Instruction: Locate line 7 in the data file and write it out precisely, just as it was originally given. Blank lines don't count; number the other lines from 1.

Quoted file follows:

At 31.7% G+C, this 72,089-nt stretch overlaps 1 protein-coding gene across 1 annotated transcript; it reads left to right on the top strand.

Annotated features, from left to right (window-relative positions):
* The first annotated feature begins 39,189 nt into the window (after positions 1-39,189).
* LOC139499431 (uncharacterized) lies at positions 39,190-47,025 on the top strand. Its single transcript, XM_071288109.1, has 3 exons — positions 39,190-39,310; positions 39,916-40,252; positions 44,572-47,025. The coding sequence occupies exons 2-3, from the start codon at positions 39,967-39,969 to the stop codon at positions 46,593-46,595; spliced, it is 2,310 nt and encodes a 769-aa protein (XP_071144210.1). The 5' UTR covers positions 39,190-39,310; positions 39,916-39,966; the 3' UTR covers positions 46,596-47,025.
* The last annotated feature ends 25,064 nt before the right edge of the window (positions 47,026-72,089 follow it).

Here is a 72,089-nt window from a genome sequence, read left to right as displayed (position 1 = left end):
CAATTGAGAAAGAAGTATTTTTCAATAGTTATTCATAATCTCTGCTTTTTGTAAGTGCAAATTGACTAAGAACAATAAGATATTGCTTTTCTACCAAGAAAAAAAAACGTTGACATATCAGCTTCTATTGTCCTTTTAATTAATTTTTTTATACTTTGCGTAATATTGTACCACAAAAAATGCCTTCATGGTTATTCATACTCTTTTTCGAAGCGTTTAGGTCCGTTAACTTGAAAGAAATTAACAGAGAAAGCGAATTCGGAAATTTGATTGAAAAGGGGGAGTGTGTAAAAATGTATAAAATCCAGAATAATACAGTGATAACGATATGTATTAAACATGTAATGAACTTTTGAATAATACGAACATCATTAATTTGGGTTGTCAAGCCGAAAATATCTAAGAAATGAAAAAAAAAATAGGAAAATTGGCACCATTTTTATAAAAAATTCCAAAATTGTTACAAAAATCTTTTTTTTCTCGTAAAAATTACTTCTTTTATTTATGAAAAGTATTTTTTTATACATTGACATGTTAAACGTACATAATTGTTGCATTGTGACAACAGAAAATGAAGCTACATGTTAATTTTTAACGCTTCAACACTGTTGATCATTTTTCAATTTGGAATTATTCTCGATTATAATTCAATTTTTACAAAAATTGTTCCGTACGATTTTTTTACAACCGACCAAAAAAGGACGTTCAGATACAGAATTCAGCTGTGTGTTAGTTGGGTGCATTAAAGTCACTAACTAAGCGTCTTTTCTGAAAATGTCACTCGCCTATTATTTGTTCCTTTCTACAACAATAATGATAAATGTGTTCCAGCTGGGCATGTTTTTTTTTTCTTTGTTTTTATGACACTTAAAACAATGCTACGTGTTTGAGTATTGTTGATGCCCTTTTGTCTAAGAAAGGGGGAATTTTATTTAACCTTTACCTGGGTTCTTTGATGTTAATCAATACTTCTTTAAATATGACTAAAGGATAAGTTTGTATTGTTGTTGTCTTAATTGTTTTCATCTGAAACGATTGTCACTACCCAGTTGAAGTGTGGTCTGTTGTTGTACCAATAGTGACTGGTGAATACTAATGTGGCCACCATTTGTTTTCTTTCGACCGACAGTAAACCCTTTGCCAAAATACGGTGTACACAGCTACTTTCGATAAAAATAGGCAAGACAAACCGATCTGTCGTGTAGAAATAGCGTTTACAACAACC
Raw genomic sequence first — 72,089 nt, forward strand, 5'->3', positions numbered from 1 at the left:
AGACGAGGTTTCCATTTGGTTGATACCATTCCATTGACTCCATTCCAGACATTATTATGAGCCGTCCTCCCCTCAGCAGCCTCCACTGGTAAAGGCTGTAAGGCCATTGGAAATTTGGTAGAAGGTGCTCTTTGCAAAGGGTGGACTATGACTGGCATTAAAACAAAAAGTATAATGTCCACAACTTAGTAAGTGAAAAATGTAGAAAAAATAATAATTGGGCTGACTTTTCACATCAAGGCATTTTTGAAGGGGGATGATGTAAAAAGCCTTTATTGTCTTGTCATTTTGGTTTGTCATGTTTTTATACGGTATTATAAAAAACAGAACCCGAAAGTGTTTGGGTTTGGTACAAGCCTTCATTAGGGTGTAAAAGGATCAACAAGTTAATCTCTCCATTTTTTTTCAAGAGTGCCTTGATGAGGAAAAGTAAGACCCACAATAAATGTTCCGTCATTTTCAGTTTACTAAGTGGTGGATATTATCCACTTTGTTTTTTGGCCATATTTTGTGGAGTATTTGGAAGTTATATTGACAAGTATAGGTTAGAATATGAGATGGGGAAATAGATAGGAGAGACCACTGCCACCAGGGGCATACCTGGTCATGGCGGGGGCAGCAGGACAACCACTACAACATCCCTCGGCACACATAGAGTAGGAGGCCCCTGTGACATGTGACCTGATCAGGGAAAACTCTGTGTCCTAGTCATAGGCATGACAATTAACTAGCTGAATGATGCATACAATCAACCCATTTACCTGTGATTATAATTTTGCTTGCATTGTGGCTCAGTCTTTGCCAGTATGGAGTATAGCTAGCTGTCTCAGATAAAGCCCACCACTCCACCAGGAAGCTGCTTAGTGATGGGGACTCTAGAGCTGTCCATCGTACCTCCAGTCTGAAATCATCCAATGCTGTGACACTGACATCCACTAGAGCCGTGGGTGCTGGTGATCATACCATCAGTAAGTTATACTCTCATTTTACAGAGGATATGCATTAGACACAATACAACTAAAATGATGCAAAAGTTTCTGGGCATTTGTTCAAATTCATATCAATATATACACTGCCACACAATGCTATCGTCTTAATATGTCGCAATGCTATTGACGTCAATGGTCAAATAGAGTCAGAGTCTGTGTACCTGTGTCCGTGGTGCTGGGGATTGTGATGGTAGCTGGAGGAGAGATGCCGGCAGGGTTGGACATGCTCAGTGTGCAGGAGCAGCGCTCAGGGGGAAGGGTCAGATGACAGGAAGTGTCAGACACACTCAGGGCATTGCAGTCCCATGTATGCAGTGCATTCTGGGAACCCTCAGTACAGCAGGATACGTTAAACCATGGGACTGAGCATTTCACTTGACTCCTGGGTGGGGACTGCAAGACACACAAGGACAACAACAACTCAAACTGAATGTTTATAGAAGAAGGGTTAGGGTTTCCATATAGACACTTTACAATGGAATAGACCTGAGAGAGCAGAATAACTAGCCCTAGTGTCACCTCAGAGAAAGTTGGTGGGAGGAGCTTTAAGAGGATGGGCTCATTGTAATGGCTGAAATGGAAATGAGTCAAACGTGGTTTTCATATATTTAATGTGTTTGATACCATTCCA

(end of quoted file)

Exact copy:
CAATTGAGAAAGAAGTATTTTTCAATAGTTATTCATAATCTCTGCTTTTTGTAAGTGCAAATTGACTAAGAACAATAAGATATTGCTTTTCTACCAAGAAAAAAAAACGTTGACATATCAGCTTCTATTGTCCTTTTAATTAATTTTTTTATACTTTGCGTAATATTGTACCACAAAAAATGCCTTCATGGTTATTCATACTCTTTTTCGAAGCGTTTAGGTCCGTTAACTTGAAAGAAATTAACAGAGAAAGCGAATTCGGAAATTTGATTGAAAAGGGGGAGTGTGTAAAAATGTATAAAATCCAGAATAATACAGTGATAACGATATGTATTAAACATGTAATGAACTTTTGAATAATACGAACATCATTAATTTGGGTTGTCAAGCCGAAAATATCTAAGAAATGAAAAAAAAAATAGGAAAATTGGCACCATTTTTATAAAAAATTCCAAAATTGTTACAAAAATCTTTTTTTTCTCGTAAAAATTACTTCTTTTATTTATGAAAAGTATTTTTTTATACATTGACATGTTAAACGTACATAATTGTTGCATTGTGACAACAGAAAATGAAGCTACATGTTAATTTTTAACGCTTCAACACTGTTGATCATTTTTCAATTTGGAATTATTCTCGATTATAATTCAATTTTTACAAAAATTGTTCCGTACGATTTTTTTACAACCGACCAAAAAAGGACGTTCAGATACAGAATTCAGCTGTGTGTTAGTTGGGTGCATTAAAGTCACTAACTAAGCGTCTTTTCTGAAAATGTCACTCGCCTATTATTTGTTCCTTTCTACAACAATAATGATAAATGTGTTCCAGCTGGGCATGTTTTTTTTTTCTTTGTTTTTATGACACTTAAAACAATGCTACGTGTTTGAGTATTGTTGATGCCCTTTTGTCTAAGAAAGGGGGAATTTTATTTAACCTTTACCTGGGTTCTTTGATGTTAATCAATACTTCTTTAAATATGACTAAAGGATAAGTTTGTATTGTTGTTGTCTTAATTGTTTTCATCTGAAACGATTGTCACTACCCAGTTGAAGTGTGGTCTGTTGTTGTACCAATAGTGACTGGTGAATACTAATGTGGCCACCATTTGTTTTCTTTCGACCGACAGTAAACCCTTTGCCAAAATACGGTGTACACAGCTACTTTCGATAAAAATAGGCAAGACAAACCGATCTGTCGTGTAGAAATAGCGTTTACAACAACC